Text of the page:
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Interview: Hjeebygheeby & Nefarious Brown From ‘ExPrince’



Last Friday Brisbane’s newest rap duo ExPrince played their first show. We caught up with Hjeebygheeby and Nefarious Brown just hours before their debut to talk inspirations, upcoming releases, and Argentinean footballers.

So first show tonight, how are you feeling?

Nef: Pretty good, we’ve been rehearsing for a while now.

Hjeeby: Quietly confident. We went through everything twice in the studio this morning.

If we go back to the beginning, where did the name ExPrince come from and how and when did you guys meet?

Hjeeby: It came from another name which we created when we didn’t actually make music. It was just ‘cool, let’s be rappers and make this group’. We met almost 3 years ago now.

Nef: No it wasn’t.

Hjeeby: Yeah it was 2013! We met in America.

And where are you guys from?

Hjeeby: My dad is from the Middle East and my mum is from England. I was born in England, lived in the Middle East, here, and England back and forth.

Nef: My parents are from Serbia, shout out to Serbia, and shout out to parents!

Hjeeby: Shout outs Amman!

Nef:  But my parents moved to England before I was born which is why I sound English, but I can speak Serbian and I go there sometimes which is pretty cool. I moved to Australia about a year ago and then we started making music immediately. But before that, lived in London until I was 18.

So your first single Batistuta, which references the Argentinean footballer, came out in December last year, what was the story behind that one?

Nef: I kind of feel a bit bad about Batistuta because it’s a different track.

Hjeeby: My reasoning behind releasing that as the first joint was to release something as niche as possible.  That way it has something else that is going to make it blow up on the internet other than through the music world, because we have no exposure in the music world.

Nef: Is that what it was? I never knew that.

Hjeeby: Well that’s what I thought! But I remember a friend telling me, ‘oh yeah wait to alienate half your f*cking audience straight off’ and I shrugged that off then. Now I’m like oh yeah maybe it wasn’t the best idea. But it was a good video, the concept was easy, the video could be filmed anywhere, and yeah it was fun.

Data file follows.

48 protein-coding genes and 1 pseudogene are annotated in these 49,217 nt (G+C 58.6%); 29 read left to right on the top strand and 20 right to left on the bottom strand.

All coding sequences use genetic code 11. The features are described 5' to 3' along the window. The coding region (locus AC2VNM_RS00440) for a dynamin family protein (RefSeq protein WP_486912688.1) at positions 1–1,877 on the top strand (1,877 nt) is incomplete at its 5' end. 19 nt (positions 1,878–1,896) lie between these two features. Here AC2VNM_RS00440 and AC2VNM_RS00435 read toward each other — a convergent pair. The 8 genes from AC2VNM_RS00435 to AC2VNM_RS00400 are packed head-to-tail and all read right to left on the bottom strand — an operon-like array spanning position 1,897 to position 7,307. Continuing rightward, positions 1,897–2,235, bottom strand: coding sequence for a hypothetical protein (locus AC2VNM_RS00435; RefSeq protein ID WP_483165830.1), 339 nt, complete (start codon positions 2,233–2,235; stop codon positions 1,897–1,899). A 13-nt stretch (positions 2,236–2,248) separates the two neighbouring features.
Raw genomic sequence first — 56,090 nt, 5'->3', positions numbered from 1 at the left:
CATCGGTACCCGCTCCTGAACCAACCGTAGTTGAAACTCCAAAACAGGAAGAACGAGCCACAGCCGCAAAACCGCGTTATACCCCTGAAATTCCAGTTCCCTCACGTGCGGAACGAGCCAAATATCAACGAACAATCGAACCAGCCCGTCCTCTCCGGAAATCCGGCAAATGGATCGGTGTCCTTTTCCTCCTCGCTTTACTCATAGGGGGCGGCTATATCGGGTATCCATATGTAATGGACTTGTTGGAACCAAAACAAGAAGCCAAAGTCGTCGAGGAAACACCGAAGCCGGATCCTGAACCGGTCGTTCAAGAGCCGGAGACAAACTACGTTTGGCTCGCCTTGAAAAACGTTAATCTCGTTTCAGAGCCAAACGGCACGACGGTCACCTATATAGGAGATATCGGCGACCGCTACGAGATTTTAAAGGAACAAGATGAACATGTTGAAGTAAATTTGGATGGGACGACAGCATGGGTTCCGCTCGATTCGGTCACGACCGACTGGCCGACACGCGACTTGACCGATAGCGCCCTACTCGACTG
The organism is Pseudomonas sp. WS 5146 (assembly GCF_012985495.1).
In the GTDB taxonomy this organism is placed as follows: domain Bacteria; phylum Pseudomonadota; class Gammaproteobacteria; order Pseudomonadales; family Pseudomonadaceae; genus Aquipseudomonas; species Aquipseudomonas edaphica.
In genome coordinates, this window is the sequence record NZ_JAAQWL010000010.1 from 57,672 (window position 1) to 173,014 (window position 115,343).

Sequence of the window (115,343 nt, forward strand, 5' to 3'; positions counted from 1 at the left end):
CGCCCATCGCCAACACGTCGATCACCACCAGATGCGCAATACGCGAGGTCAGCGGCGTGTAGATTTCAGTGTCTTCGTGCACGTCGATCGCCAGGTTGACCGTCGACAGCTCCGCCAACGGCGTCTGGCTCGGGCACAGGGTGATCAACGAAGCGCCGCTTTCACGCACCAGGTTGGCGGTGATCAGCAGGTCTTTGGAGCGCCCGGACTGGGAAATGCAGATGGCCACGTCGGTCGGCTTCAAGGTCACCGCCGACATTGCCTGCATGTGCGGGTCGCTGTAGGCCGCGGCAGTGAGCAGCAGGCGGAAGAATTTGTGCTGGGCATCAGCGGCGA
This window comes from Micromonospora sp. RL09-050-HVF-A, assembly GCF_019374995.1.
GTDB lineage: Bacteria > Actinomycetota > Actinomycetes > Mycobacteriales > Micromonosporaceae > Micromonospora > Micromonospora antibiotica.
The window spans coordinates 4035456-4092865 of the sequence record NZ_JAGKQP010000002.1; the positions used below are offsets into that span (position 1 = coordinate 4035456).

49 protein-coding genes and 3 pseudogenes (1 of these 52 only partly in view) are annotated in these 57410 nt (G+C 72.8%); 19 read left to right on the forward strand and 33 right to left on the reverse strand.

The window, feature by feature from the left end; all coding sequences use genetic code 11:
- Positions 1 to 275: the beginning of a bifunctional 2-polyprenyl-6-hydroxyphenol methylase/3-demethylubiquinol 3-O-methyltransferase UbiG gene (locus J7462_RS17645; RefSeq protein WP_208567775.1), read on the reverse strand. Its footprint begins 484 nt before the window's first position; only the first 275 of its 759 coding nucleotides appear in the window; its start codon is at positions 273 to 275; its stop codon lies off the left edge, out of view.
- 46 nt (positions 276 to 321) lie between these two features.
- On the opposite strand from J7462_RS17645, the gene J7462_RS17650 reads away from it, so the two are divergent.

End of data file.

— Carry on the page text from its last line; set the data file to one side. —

So it’s not really an indication of what’s to come?

Nef: Yeah, its not.

Hjeeby: Hell no!

But at the same time, a lot people that are not that in to rap seem to enjoy it despite not knowing what any of the references were.

Hjeeby: That’s nice to hear! I think it’s pretty accessible; it’s definitely more accessible than the other sh*t!

Nef: We’ve got a lot of different tracks.

Hjeeby: It’s been an experimental process, there isn’t really one sound.

Nef: We’re more trying to showcase a bunch of stuff.

So you guys do all of the production as well?

Nef: I do most of the production and Hjeeby sits in and chimes in. I think Hjeeby is going to start producing when I leave, I’m moving away soon.

Hjeeby: To an undisclosed location.

Nef: Yeah to an undisclosed location but don’t worry about it! But I’m going to leave all my equipment here so Hjeeby can mess around with it.

Hjeeby: Yeah look out for my solo album when I ditch this motherf*cker.

You guys have joked about some of the reactions to Batistuta, but has it been mainly positive?

Hjeeby: Well, I had never really used Reddit before we posted it on there.

Nef: It was tragic.

Hjeeby: But I loved it, it was hilarious. I’m glad some people hated it because you listen to so much music everyday whether it’s on Soundcloud or Facebook or whatever that gives you absolutely nothing, no emotion. Like you don’t hate it, but it doesn’t make you feel anything and it just goes back to the f*cking bottom of the pile. I’d rather people hate it.

Nef: But none of the other stuff we’re doing is really that niche. We’re not just trying to make songs about certain sports at certain times.